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Cyprus PIO: Turkish Cypriot and Turkish Media Review, 10-08-23
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From: The Republic of Cyprus Press and Information Office Server at <http://www.pio.gov.cy/>TURKISH CYPRIOT AND TURKISH MEDIA REVIEW No. 159/10 21-23.08.10
[A] NEWS ITEMS
[B] COMMENTARIES, EDITORIALS AND ANALYSIS
[A] TURKISH CYPRIOT PRESSThe main topics in todays Turkish Cypriot press are the efforts of self-styled minister of education Cavusoglu to attract Turkish students in the occupied areas as well as the fire at the rubbish dump in occupied village of Dikomo. Statements by the Turkish Minister of State and Chief Negotiator to the EU Egemen Bagis on the Cyprus issue as well as Ozersays interview in a Swedish newspaper are covered, at length in the Turkish Cypriot press over the weekend.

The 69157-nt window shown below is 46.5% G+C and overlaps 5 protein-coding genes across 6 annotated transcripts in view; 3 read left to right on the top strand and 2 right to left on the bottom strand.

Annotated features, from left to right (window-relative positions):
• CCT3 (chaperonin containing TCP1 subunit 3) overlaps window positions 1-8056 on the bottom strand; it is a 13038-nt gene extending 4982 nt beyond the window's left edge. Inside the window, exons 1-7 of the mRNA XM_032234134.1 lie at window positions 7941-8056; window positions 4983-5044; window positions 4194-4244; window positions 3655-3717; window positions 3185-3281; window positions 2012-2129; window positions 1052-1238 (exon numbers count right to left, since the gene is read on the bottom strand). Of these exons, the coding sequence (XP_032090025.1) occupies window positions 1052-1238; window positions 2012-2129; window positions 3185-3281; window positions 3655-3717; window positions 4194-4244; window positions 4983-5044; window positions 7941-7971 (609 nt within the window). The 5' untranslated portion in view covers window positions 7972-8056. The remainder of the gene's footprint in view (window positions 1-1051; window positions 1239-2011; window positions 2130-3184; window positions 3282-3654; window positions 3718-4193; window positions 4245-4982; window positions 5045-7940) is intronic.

Turkeys Chief EU negotiator evaluates the Cyprus problemAccording to illegal Bayrak television (BRT online 21.08.10), in statements during a press conference at the Turkish House in New York, the Turkish Minister of State and Chief negotiator to the EU Egemen Bagis said that the Turkish Cypriot leader Dervis Eroglu is successfully conducting the Cyprus negotiations process and added that Eroglu had foiled games of the Greek Cypriot lobbies by extending full support to the settlement talks. The Greek Cypriot lobby tried to create the image that President Dervis Eroglu would break off the talks once he was elected as President. However, the announcement by President Eroglu that he would resume the negotiations from where they left off the night he won the elections, foiled the Greek Cypriot sides plans, he added. He said that both Turkey and the Turkish Republic of Northern Cyprus continue to adopt a constructive role that contributes to the settlement negotiations.